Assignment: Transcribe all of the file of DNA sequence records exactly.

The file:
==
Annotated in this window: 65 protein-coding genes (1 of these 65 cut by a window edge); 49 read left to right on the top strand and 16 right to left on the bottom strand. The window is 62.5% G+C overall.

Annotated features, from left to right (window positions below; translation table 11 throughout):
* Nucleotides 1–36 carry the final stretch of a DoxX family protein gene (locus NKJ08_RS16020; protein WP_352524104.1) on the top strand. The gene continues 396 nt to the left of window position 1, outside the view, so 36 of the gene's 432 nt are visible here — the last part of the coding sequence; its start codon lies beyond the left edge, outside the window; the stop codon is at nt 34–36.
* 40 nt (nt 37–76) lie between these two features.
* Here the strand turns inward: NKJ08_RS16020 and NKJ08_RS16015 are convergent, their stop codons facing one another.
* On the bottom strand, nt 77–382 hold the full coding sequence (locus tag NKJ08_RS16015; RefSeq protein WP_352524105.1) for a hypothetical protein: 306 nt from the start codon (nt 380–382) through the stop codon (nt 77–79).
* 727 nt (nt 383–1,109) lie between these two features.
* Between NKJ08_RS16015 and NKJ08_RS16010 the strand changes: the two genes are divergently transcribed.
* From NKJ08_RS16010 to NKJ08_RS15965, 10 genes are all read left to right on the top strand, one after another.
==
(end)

Annotated in this window: 65 protein-coding genes (1 of these 65 cut by a window edge); 49 read left to right on the top strand and 16 right to left on the bottom strand. The window is 62.5% G+C overall.

Annotated features, from left to right (window positions below; translation table 11 throughout):
* Nucleotides 1–36 carry the final stretch of a DoxX family protein gene (locus NKJ08_RS16020; protein WP_352524104.1) on the top strand. The gene continues 396 nt to the left of window position 1, outside the view, so 36 of the gene's 432 nt are visible here — the last part of the coding sequence; its start codon lies beyond the left edge, outside the window; the stop codon is at nt 34–36.
* 40 nt (nt 37–76) lie between these two features.
* Here the strand turns inward: NKJ08_RS16020 and NKJ08_RS16015 are convergent, their stop codons facing one another.
* On the bottom strand, nt 77–382 hold the full coding sequence (locus tag NKJ08_RS16015; RefSeq protein WP_352524105.1) for a hypothetical protein: 306 nt from the start codon (nt 380–382) through the stop codon (nt 77–79).
* 727 nt (nt 383–1,109) lie between these two features.
* Between NKJ08_RS16015 and NKJ08_RS16010 the strand changes: the two genes are divergently transcribed.
* From NKJ08_RS16010 to NKJ08_RS15965, 10 genes are all read left to right on the top strand, one after another.